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How to detect and eliminate invisible bullying

Does your workplace tolerate a bit of banter with inappropriate underlying innuendo? Are there unhealthy cliques, or is it rumour filled? Or does your boss fail to give credit when credit is due? Such negative workplace behaviours are rampant in Australian workplaces and are on the rise.

We refer to these destructive behaviours as “invisible bullying”. Yet, because they are not as overt as more typical forms of workplace bullying such as aggression and sexual harassment, they tend to be ignored, or even worse, unrecognised as potentially destructive behaviours.

New research shows that these destructive behaviours can cause just as much psychological damage and harm over time as overt bullying and harassment

What are invisible bullying behaviours?

Invisible bullying behaviours are the “blink and you will miss” behaviours that result in us hitting snooze on the alarm clock instead of jumping out of bed each day. They are the behaviours that make you second guess whether you are imagining things, whether you misinterpreted that comment or if you are being overly sensitive when you were ignored in that meeting. They are often disrespectful, rude behaviours.

Examples of invisible bullying can also include unreasonably increasing workload pressures, unreasonably taking away an employee’s responsibilities, micro-managing, springing unexpected meetings on employees and ignoring destructive behaviours when they come to light.

Why invisible bullying behaviours cannot be ignored

These behaviours are the most common form of harmful behaviours in the workplace and the most difficult to recognise. Whilst bullying can be described as the cancer of today’s workplace, it is these invisible, subtle behaviours which are the toxic tumours spreading underneath the surface.

These more subtle, uncivil workplace behaviours can cause just as much damage over time to morale, productivity and intention to stay as the more overt forms of bullying and harassment. The costs of invisible bullying to productivity and therefore the bottom line are significant and growing.

How to detect invisible bullying

It is difficult to identify these behaviours compared to the more traditional forms of direct bullying such as physical violence, sexual harassment and stigmatisation because they are not necessarily intentional. Rather, recent research demonstrates that such behaviours are more likely to be symptomatic of ultra-aggressive, dysfunctional and bureaucratic workplace cultures that are often focused on short-term outcomes no matter the cost to employee welfare or engagement.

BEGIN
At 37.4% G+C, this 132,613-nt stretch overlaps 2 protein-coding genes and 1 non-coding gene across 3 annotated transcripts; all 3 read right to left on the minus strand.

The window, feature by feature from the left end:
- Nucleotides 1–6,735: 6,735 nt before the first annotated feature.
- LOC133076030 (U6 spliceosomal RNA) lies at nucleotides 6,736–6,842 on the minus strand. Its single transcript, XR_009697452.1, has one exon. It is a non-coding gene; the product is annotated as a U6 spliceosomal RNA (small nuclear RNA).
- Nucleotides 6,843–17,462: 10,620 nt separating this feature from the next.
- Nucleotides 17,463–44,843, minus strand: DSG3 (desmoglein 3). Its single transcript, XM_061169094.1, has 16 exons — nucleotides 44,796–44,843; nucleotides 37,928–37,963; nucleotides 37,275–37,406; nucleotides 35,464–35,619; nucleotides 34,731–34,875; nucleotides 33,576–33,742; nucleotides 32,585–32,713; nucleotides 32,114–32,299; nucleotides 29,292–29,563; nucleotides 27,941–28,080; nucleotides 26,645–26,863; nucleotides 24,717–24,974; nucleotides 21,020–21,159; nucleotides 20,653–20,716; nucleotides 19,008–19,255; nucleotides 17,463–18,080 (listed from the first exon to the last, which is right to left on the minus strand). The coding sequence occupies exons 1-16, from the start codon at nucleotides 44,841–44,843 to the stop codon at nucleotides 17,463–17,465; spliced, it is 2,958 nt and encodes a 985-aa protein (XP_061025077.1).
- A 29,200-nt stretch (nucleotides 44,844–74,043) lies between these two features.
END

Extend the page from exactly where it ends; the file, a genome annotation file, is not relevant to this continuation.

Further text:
Characteristics of such destructive workplace cultures often include:

  • Organisations that have low morale
  • There is an extremely competitive obsession with internal competition, not co-operation
  • Organisations that have low levels of perceived organisational support
  • Recruitment, promotion and reward systems focus on individuals
  • Teamwork is not encouraged
  • Fear is a dominant desired workplace emotion
  • Work groups are often male dominated with no desire for diversity
  • There is high employee turnover

How to eliminate invisible bullying

Invisible bullying won’t be fixed with “bandaid solutions” or new or expanded policies. Its elimination will involve ongoing dedication to total culture change. This is no simple task and requires a significant investment in creating and maintaining a respectful workplace culture. Change must be led from the top. It will also require that the issue be addressed by everyone in the organisation in a way that engages and empowers employees, and equips them with an understanding of all forms of incivility, harassment and bullying and how to stop it.

To measure the progress of initiatives to minimise invisible bullying at your organisation, you should conduct exit interviews to examine the reasons why your staff are leaving, as well as regular 360 degree reviews to identify and manage all forms of bullying behaviours. In addition, you should conduct an annual employee engagement survey, such as Insync Surveys’ Alignment and Engagement Survey to measure your organisational climate and track the progress of change.

For more information about the costs, causes and how your organisation can adopt a positive approach to tackling workplace bullying, we recommend the article written by one of our specialist consultants currently completing a PhD, Laura Barker: A positive approach to workplace bullying: Lessons from the Victorian Public Sector.

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